The “Traditional Concentration” in Sociology allows students to explore the principles of sociological inquiry and scientific investigation while preparing them for graduate school or a career in a government, non-profit, or private agency. In some cases, those who complete the traditional concentration find employment in businesses that value independent employees with strong critical thinking skills (e.g. management). Shepherd graduates who have completed the traditional concentration have found employment in a variety of careers in the areas of: counseling, journalism, public relations, marketing, managing and directing, communications, non-profit organizations, and government (state and federal). Graduates have also gone on to pursue graduate studies in sociology or a related discipline before beginning their careers.
While pursing the concentration, students learn about the interaction between social forces and human social behavior, the transition from traditional to modern society, the social construction of reality, social identity, stratification, and the causes and consequences of social inequality. The concentration also provides students with an excellent introduction to social science methods (qualitative and quantitative), aids in the development of a global perspective, and teaches students how to engage in objective and critical assessments of society.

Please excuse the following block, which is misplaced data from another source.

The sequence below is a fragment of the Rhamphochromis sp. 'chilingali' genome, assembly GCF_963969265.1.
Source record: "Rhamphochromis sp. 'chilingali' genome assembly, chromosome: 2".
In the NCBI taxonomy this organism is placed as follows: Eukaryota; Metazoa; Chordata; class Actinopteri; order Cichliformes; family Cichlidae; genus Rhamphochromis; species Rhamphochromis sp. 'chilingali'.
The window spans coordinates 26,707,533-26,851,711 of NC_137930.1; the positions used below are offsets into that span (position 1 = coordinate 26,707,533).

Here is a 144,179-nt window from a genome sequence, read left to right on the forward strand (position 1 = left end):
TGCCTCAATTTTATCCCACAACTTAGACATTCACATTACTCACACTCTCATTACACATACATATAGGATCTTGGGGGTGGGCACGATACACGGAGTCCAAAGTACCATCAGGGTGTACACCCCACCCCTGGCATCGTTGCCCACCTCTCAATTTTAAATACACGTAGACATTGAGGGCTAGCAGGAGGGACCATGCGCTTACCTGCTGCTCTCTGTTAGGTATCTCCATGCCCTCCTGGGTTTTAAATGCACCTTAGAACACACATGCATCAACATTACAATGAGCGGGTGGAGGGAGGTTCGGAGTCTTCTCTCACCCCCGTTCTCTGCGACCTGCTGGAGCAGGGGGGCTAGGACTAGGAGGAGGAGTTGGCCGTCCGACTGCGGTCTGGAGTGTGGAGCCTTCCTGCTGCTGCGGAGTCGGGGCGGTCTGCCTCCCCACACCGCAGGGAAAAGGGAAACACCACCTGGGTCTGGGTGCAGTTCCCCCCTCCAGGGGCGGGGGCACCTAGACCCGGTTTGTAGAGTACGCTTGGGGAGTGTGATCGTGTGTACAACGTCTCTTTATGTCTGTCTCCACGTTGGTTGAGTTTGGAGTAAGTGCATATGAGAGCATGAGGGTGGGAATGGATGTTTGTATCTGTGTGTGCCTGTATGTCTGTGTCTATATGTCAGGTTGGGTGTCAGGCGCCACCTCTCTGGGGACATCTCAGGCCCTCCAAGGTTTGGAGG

Students completing the Traditional Concentration must take the following courses: Social Problems (SOCI 205), Social Theory (SOCI 322), Social Research Methods (SOCI 323), Social Stratification (SOCI 321), Quantitative Analysis and Data Management (SOCI 324) or Statistics for the Social Sciences (PSYC 250), Internship in Sociology/Criminal Justice (SOCI 419), and Senior Thesis (SOCI 420).